The shock of the pandemic on municipal waste services was and is far reaching and covers a range of impacts. It is reported that 9 out of 10 Unitary Authorities are projected to overspend on budgets this financial year, and one key element of this additional cost burden is waste services. Example impacts we have come across include:-
The Government needs to further support Local Authorities including Unitary Authorities, with targeted financial support to address the unprecedented shocks to the waste service requirements. £1bn additional budget for ‘essential services’ was announced by the Government yesterday, and the detail and allocation of this remains to be seen. However, there may be more structural service and infrastructure aspects to address to support cost savings and recover and manage costs burdens moving forward.
Key areas we have experienced recently:-
• Renegotiate – this pandemic unfortunately doesn’t seem to be ending soon. Services may need to operate in a similar fashion to the last three to five months at least through the winter and maybe beyond. The delivery of relevant service contracts (collection / treatment etc.) should reflect this and set reasonable parameters to accommodate this situation. Amending contracts to adequately reflect the operating reality can save money and time for both contractors and the client.
• Restructure – where significant savings are required, substantial change is also usually necessary. This may mean playing to the Council strengths in Governance and situation. Where there is little competition, for example due to available infrastructure, then outsourcing may yield poor value. When the market is competitive, consulting with contractors in advance and structuring a procurement to realise strong value and deliverables is essential. This will be a factor of the specification, performance and payment mechanisms – bringing the best of public / private aspects into service delivery. Other elements of restructuring may include looking across, for example, the range of environmental services from collection, cleansing, grounds, trade, bulky to consider contingency ‘in the round’ and also the ancillary supply chains in order to maintain a robust set of service delivery arrangements. Joint contracts with adjacent / strategic authorities can also deliver economies of scale and efficiencies in contract management, procurement and service delivery.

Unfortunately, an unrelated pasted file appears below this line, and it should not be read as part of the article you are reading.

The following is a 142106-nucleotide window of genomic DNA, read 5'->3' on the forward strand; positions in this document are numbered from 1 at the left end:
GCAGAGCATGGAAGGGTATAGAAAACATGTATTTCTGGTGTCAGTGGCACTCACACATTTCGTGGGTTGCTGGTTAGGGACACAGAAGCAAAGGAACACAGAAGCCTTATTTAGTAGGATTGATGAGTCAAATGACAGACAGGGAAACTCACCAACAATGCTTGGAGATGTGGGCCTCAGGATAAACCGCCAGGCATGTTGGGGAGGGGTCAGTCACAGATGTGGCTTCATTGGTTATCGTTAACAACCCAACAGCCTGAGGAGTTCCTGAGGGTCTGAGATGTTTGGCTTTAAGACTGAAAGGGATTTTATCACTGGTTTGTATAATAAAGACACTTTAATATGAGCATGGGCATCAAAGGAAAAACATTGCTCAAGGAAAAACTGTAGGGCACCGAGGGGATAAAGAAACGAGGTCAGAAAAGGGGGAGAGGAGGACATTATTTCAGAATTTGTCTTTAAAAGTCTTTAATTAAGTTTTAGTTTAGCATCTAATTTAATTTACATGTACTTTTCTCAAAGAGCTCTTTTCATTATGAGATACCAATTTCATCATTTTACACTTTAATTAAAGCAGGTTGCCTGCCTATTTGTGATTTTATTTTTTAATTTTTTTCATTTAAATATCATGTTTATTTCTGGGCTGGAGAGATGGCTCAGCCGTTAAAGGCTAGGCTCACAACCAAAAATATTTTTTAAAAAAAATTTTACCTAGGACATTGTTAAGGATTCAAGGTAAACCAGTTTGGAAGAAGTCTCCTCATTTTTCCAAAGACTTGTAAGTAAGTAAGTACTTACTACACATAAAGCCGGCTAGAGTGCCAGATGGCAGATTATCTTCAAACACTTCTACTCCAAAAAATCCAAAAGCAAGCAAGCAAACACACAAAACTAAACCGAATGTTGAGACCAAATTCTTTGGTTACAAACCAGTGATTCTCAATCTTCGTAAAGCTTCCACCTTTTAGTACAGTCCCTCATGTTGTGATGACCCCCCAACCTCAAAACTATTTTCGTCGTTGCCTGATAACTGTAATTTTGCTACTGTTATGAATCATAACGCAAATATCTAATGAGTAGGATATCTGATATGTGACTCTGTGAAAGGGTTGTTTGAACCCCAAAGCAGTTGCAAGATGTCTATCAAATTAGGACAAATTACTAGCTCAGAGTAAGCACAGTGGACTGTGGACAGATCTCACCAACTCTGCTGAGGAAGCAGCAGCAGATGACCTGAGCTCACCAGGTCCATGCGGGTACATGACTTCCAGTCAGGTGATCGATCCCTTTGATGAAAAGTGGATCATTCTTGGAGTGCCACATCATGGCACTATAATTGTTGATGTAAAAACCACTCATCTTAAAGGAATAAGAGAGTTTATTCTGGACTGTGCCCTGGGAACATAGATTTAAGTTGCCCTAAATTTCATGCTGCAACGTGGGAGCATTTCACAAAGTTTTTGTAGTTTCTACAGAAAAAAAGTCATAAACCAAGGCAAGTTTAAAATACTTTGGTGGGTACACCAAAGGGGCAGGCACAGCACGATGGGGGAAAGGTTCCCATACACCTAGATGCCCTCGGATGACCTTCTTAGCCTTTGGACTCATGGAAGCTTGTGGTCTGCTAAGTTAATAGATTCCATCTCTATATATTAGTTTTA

• Reconfigure – there have been real financial wins in the sector in recent years. Those Councils that charge for garden waste collections for example would seldom regret that decision and this yields a £500k - £1m+ annual revenue stream into the service. Specific charges at HWRCs or via commercial waste transfer can also bring in revenue. Savings on residual or dry recycling collection or organic waste treatment contracts are other areas that can yield substantial efficiencies. Changes bring risks: political and financial. Take an expansion of trade waste collections for example, it can provide a valuable service to businesses, a new revenue stream - where it reaches economic efficient levels, but would have been hit by Covid-19 and the lockdown. However in that context it would offer more capacity to the household collection service, offsetting the costs of hiring in new vehicles - more Council capacity (including from streets and grounds services) can add to overall robustness and contingency without incurring potentially punitive supply / demand private sector costs.
• Invest to Save [So it doesn’t begin with ‘Re’ like the others, but very little is consistent or predictable these days, so this blog is simply keeping up the theme!] - One option, even when revenue budgets are constrained, may be the potential for capital investments to reduce overall operating and service costs in the long term. Not only that, there are new requirements that may require additional investment in areas of collection, depots, recycling and treatment. Over the last two years this area has seen the more ambitious waste management developments covering: infrastructure; joint ventures, and; new areas of in-house Services and Works contracts.
We are in a type of waste management service interregnum, and alternate plans, contingencies and efficiencies are key to minimising outlay whilst meeting service demands.
Frith Resource Management are specialists in Municipal Waste Management services, procurement and modelling. We have worked with over 50 local authorities and all client feedback has said they would recommend us to others, and we ask everyone! Call for a free discussion if you need some technical support on 01746 552423 or email email@example.com
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